English band Spiritualized have been making droning, Velvet Underground-esque music for almost 30 years, proving that their minimalist two- and three-chord progressions and improvised noise sessions have stood the test of time. The band performed live at Canton Hall on Tuesday, captivating fans in an effort to illustrate how their artistry stays relevant and successful in a time when Psychedelia and spacey atmospheres have garnered a new audience.
With the exception of lead man Jason Pierce, who previously fronted the experimental band Spacemen 3, the lineup of Spiritualized has constantly changed over the years — which is why the latest record they're touring for, And Nothing Hurt, is unique. This is the first time the band’s lineup has stayed the same from their previous album. So understandably, the chemistry between each band member looked as if it translated well onstage, giving each other cues for crescendos, decrescendos and noisy free-for-all sections.
By 8 p.m., a moderate number of fans had already filled the front half of Canton Hall’s main floor. Something worth noting was the motley group of fans Spiritualized drew in, some of the chic variety, others in general T-shirt/jeans attire that perhaps expressed younger days and psychedelic trips. The crowd was, for the most part, older than expected, but given that the band has been around since the '90s, it made sense.
After a few venue assistants placed set lists and sheet music on the chairs onstage and all instruments were tuned and checked, the band walked up to their places a little after 8:15 p.m. Without any sort of introduction or acknowledgment of the audience, Pierce sat down by a piano and began playing “Hold On.” He sang what would be the first of a small selection of songs from their older catalog before performing the entirety of And Nothing Hurt in order. The transition from the tender version of “Hold On” to the heavier “Come Together” created a tension between slow and fast tempos that would last throughout the whole concert.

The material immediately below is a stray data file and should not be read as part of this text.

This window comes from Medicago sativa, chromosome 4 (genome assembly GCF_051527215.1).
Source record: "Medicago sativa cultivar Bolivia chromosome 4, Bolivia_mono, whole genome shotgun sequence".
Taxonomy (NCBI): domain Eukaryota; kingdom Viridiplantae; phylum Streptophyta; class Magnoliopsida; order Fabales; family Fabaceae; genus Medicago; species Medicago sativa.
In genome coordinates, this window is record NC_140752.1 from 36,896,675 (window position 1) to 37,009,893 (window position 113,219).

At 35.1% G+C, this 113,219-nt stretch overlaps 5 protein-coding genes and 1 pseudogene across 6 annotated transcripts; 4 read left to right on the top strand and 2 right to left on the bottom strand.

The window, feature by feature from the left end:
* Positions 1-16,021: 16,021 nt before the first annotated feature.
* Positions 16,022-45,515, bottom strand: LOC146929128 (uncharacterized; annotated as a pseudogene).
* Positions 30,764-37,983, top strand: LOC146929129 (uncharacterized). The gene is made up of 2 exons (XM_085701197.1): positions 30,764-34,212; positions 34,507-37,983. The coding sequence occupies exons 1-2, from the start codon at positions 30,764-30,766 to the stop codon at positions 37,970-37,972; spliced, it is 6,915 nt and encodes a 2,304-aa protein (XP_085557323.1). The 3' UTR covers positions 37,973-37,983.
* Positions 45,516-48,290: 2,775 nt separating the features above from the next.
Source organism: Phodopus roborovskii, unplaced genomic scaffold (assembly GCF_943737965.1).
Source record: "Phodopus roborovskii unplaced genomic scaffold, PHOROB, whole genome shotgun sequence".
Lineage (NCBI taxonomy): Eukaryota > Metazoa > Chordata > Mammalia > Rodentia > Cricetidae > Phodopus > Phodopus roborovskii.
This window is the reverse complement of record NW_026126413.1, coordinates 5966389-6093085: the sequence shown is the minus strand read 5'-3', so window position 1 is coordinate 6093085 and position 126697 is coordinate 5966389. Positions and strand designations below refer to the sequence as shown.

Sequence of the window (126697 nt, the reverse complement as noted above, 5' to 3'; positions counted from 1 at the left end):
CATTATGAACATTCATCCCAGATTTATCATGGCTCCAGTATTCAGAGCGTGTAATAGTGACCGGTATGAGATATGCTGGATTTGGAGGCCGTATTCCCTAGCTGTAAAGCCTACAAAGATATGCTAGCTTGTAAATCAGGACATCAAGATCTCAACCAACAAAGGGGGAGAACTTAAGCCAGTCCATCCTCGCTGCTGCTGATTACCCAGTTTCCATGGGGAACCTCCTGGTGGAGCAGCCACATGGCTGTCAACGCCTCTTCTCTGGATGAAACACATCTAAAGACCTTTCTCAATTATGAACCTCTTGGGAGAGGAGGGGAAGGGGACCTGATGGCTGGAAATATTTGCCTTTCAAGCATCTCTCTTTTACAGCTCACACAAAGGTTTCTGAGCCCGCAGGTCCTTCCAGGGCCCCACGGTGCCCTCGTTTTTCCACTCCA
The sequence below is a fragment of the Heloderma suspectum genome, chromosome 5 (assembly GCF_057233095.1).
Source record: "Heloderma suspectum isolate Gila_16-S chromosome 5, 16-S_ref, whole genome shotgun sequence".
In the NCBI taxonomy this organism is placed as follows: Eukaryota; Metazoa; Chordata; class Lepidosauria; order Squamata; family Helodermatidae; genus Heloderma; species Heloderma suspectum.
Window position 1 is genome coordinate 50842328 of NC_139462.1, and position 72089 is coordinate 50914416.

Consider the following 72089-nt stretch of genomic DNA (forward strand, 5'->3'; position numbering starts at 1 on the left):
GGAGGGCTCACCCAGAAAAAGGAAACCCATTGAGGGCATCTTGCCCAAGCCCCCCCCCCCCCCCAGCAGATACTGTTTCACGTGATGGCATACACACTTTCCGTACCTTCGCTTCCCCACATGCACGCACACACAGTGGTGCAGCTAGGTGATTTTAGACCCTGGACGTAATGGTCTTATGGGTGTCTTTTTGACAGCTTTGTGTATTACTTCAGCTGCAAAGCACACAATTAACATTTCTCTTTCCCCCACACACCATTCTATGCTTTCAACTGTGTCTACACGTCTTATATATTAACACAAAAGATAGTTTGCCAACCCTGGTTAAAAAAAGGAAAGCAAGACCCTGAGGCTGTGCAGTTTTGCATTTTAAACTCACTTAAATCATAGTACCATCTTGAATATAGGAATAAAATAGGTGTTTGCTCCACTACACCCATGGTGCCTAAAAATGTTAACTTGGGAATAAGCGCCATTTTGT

While Pierce played guitar sitting down next to his piano on the right side of the stage, behind him were three female backup singers who harmonized with him powerfully through the song. Drummer and bassist were situated in the middle of the stage, while the keyboardist sat on the far left; in front of him, two guitarists who would add to Pierce’s playing more feedback and fuzz. Together, it felt like a circle of sound reverberating unto itself, echoing the dynamics that synchronized with the background visuals behind them.
The backdrop videos initially started off simple, looping patterns of symmetrical designs, but once a song would reach its peak, the video soon glitched quickly and, at times, flashed as fast as the guitar feedback would diffuse. There were many times that served as a reminder to always warn an audience about the use of strong strobe lights before the show. However, as the band turned to slower songs like “Shine a Light” and “Stay with Me,” moody lighting floored the stage in blues and greens while large waves, akin to old Windows Media Player visualizations, continued to move through the backdrop.